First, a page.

In the state of Arizona, a number of regulations were signed into law in 2016. These laws encompass the entire state and prohibit cities and towns from enacting their own drone laws and regulations.
These laws coincide with federal regulations regarding the use of a drone. One specific law that came to be after in signing of the bill states that it is considered Disorderly Conduct to fly a drone in ‘dangerous proximity’ to a person or property without their permission. A copy of the bill can be viewed here.
Flying for Fun vs. Flying for Money
Are you flying a drone for fun or are you a business in need of drone services? Either way it is important that you know the difference between flying as a hobby and commercial use.
If you’re simply flying for fun there are still a strict list of laws and regulations that you must abide by in order to keep the skies and the public safe. Even though you don’t need a license, you do need to register your drone through the FAA drone portal. If you are in any way helping a business, you must be licensed by the FAA.
Any business that uses a pilot must make sure that the pilot is licensed by the FAA. Any pilot or business that pays for commercial use of a drone pilot that is not licensed can be subject to large fines.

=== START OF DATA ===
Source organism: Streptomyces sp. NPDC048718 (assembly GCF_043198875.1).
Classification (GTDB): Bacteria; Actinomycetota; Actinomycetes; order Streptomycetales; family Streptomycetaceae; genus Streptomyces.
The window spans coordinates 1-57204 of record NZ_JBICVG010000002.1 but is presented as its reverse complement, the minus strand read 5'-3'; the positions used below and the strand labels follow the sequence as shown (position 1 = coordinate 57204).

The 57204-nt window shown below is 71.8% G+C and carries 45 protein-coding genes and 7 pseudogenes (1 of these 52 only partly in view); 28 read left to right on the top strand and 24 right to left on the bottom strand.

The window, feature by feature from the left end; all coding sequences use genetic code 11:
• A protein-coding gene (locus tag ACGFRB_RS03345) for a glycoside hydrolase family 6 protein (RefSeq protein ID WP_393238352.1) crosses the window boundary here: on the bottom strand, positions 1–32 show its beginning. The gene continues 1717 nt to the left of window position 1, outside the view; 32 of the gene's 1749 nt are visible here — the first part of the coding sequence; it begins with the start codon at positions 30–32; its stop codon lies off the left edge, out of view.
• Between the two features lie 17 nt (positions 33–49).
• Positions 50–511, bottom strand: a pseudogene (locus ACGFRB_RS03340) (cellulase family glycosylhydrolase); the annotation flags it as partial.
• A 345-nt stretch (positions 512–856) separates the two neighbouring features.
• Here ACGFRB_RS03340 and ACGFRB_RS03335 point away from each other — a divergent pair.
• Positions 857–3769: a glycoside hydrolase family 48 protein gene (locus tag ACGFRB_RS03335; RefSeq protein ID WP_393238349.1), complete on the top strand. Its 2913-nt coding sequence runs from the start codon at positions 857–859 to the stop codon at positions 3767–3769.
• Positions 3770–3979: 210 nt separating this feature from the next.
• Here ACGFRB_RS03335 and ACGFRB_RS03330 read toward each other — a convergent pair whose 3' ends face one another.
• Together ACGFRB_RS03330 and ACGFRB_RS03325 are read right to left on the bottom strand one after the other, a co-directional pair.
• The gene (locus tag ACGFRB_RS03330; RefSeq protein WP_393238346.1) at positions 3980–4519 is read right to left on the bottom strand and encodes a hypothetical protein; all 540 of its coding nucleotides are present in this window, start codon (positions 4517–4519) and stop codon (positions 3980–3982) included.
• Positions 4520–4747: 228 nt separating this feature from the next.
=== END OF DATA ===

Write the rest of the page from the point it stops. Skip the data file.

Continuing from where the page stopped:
Drone Rules and Laws
This summary of drone rules apply to both hobbyist and commercial pilots.
- Your drone must be licensed with the FAA. This can be done on the FAADoneZone website.
- You must always have visual sight of the drone and stay below 400 feet
- You may only fly in the appropriate airspace (see below)
- Your drone and its payload must weigh less than 55 lbs
- You can never fly over people
- You can never fly under the use of drugs or alcohol
- You may only fly during the daylight
- You must always yield to manned aircraft
- A further summary of the drone rules imposed by the FAA
Many of these rules can be worked around by commercial drone pilots by filling out an FAA waiver or contacting the local aircraft control tower in charge of the airspace.
If you are a business hiring a drone pilot your must make sure that the pilot is licensed by the FAA or be subject to large fines from the FAA.
Although anyone over the age of 16 is able to to take the exam it is not your typical driving test. This is a difficult test covering areas such as how to read an air space map, classes of US airspace, how weather and physics affect the flying, Morse code and other aviation-related subjects.
Air Space Maps
Air Space Maps allow pilots see where they can and cannot fly. The last thing that any drone pilot would want is to come into contact with a manned aircraft or be arrested for flying in illegal airspace.
Whether you are flying commercially of for fun you have to have an understanding of airspace maps. Some of the most common unlawful airspace to fly your drone include:
- Within 5 miles of an airport
- Above 400 feet
- Over a prison
- In a National park
- In an area declared a disaster zone
The truth is that there are many different agencies and governments, at both the federal state and local level, with overlapping rules and regulations. If you need any type of drone work done for your business important to work with a professional who is licensed and knowledgeable about the Drone Laws in your area.